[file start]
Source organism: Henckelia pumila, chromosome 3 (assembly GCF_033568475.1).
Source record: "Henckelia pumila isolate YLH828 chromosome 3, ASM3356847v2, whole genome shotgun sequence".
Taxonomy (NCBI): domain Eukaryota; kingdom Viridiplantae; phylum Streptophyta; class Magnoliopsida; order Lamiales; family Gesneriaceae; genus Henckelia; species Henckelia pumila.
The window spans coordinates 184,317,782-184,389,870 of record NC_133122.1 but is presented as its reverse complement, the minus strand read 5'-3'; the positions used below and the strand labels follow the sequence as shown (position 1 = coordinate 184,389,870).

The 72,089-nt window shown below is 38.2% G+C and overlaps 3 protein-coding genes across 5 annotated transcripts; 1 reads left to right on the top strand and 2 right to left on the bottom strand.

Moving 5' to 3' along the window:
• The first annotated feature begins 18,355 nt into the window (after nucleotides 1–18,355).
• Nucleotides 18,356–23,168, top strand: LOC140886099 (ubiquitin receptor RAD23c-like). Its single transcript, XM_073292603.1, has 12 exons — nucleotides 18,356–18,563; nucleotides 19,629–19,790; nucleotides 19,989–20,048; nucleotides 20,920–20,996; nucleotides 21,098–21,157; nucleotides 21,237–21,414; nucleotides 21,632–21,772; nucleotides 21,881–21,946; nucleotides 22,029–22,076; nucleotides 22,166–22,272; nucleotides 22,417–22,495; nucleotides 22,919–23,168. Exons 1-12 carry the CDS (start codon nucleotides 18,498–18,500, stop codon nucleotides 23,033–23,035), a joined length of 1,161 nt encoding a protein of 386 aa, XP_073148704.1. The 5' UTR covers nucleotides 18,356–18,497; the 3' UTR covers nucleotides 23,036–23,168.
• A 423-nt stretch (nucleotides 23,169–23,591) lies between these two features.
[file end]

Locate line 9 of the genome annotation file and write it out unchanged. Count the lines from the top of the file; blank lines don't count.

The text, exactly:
• A 423-nt stretch (nucleotides 23,169–23,591) lies between these two features.